Copper Prices Lower on China Concerns, Strong Dollar

Reuters

London copper slipped on Friday to trade near last week's 4-1/2 year low, pressured by a strong dollar and indications of slowing economic growth in China.

Three-month copper on the London Metal Exchange (LME) traded down 0.8 percent in official rings at $6,245, not far from $6,230 which it hit last week, its lowest level since June 2010.

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China's factory activity sputtered in December, underlining the challenges facing the country's manufacturers as they fight rising costs and softening demand in a cooling economy.

China is the world's biggest copper consumer, accounting for more than 40 percent of global refined demand, and slowing Chinese growth raises concerns about the outlook for demand for the metal used in power and construction.

A strong dollar also put pressure on copper prices. The dollar was at a 4-1/2 year high against the euro, after the head of the European Central Bank fanned expectations it would take bolder steps on monetary stimulus later this month.

A strong dollar makes commodities priced in the U.S. unit more expensive for holders of other currencies.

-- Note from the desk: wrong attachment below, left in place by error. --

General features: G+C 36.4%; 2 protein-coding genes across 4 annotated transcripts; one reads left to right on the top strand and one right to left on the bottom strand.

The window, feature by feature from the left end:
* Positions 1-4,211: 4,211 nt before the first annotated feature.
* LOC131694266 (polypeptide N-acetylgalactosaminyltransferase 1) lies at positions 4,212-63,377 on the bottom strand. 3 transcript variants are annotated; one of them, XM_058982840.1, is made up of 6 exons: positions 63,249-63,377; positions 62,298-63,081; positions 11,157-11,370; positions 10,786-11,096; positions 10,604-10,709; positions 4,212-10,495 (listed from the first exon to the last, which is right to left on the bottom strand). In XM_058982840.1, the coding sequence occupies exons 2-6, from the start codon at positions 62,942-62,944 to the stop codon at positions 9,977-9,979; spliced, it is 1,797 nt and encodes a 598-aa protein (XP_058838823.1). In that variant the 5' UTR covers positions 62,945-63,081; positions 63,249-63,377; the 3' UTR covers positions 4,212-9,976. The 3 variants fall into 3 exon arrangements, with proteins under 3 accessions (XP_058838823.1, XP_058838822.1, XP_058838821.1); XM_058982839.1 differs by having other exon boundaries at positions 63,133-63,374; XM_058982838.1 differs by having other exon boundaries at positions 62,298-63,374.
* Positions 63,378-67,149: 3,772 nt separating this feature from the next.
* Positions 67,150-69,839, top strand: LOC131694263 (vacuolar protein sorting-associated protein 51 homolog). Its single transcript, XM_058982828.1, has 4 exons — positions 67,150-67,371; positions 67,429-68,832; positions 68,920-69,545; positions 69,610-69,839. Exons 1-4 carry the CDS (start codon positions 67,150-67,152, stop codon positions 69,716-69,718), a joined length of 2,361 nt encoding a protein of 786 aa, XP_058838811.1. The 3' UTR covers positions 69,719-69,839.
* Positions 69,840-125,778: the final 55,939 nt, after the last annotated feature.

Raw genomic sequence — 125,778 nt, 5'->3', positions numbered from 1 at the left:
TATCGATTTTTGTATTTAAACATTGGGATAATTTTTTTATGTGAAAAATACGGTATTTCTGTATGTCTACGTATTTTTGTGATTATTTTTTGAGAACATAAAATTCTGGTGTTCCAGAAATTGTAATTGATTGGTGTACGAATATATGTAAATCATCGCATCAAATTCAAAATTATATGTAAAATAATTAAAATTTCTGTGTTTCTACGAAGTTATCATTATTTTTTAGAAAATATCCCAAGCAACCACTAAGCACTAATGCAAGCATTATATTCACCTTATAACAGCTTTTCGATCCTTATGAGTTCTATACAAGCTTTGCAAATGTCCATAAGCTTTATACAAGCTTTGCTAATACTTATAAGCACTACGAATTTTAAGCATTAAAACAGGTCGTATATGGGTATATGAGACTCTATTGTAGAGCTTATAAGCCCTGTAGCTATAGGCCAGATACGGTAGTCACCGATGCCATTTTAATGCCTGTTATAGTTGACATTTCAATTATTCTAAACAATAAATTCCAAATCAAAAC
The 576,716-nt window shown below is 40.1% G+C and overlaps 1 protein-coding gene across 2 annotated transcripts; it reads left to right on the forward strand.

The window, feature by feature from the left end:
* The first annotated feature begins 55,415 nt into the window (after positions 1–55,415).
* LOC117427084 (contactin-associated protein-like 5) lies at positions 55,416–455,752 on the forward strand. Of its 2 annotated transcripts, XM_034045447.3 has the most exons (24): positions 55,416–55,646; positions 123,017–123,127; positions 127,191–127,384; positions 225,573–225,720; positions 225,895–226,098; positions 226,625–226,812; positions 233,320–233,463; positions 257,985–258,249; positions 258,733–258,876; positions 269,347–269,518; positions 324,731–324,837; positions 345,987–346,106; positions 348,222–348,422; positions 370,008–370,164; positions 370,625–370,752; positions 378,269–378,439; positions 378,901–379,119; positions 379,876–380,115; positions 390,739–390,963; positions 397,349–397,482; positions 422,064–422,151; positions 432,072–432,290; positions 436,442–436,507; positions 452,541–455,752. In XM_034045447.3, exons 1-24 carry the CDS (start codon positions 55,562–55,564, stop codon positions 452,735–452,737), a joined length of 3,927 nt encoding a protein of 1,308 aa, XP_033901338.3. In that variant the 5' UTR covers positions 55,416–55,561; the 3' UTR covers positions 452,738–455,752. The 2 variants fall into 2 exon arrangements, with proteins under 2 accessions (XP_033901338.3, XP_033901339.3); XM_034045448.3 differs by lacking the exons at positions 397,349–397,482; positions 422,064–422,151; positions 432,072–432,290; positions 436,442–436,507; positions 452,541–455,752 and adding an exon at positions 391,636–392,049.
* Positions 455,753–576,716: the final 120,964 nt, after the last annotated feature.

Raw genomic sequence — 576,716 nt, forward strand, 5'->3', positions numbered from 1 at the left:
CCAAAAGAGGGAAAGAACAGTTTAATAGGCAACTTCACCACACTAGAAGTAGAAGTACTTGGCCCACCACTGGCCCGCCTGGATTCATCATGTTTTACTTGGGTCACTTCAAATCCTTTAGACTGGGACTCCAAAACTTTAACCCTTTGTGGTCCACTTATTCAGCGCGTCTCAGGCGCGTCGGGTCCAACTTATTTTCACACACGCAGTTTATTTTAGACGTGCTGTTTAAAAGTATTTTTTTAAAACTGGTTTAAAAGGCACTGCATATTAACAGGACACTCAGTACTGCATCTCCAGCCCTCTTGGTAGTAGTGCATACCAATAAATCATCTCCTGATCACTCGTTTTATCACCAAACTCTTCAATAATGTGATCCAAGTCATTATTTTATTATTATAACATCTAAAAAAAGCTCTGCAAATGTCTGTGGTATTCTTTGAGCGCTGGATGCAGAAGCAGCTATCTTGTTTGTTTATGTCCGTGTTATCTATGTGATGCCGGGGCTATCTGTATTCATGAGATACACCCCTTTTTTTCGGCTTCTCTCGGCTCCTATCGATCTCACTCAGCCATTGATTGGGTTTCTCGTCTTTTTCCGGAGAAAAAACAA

Some analysts believe the copper market may have bottomed out after hefty falls last year, and that global demand could support prices going forward.

"I am still expecting global real GDP growth of around 3.5 percent in 2015, Chinese growth just a touch above 7 percent and U.S. growth should improve," said Thomas Lam, chief economist at DMG & Partners Securities in Singapore.

"If you buy into this global growth story, which translates into demand still being pretty moderate and not falling off the cliff, you should see prices gradually getting some support."

Copper prices fell by 14 percent in 2014 in their biggest annual decline in three years on concerns that a supply surplus will hit the market next year just as Chinese growth shifts down another gear.

"(Copper was) a little softer at the end of a year which saw prices come down and some investors losing faith but still the price level is quite high compared with other metals," broker Triland said in a note.

"Declining ore grades have led to lower production in Chile but on the other hand the slowing growth rate in China is worrying the markets."

Data this week showed copper production in top exporter Chile fell for a fifth straight month in November, dropping 7.3 percent from a year earlier.

In economic news, euro zone manufacturing ended 2014 on a subdued note as output, new orders and employment all recorded sluggish growth, adding to pressure on the European Central Bank to boost the economy.

Aluminum traded at $1,847 a tonne, down 0.3 percent, zinc traded at $2,196, up 0.8 percent and tin traded at $19,300, down 0.5 percent.

Nickel, untraded in official rings, was bid at $14,970, down 1.1 percent and lead, also untraded, was bid almost flat at $1,858.